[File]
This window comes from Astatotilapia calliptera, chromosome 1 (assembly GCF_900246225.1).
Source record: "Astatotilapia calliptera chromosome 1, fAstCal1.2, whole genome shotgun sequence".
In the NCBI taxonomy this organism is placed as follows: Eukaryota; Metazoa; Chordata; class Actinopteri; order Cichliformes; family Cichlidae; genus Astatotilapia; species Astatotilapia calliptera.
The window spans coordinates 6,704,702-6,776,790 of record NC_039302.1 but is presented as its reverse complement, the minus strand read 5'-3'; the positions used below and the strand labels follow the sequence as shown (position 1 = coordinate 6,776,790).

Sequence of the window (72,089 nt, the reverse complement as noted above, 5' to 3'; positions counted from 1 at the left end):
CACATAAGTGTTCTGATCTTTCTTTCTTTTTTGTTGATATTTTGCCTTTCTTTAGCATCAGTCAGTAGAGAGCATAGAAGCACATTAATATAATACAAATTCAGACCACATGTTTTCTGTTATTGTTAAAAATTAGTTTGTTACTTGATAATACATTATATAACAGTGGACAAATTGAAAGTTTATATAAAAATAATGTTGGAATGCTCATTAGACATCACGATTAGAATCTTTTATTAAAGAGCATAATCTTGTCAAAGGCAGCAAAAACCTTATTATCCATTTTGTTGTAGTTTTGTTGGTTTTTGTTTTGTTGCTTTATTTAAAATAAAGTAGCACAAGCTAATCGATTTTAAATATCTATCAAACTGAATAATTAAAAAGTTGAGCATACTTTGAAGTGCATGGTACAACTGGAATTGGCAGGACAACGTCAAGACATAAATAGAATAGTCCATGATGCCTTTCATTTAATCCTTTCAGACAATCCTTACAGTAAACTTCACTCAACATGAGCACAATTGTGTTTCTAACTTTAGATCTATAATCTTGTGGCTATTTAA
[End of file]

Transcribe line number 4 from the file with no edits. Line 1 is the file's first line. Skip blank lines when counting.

The window spans coordinates 6,704,702-6,776,790 of record NC_039302.1 but is presented as its reverse complement, the minus strand read 5'-3'; the positions used below and the strand labels follow the sequence as shown (position 1 = coordinate 6,776,790).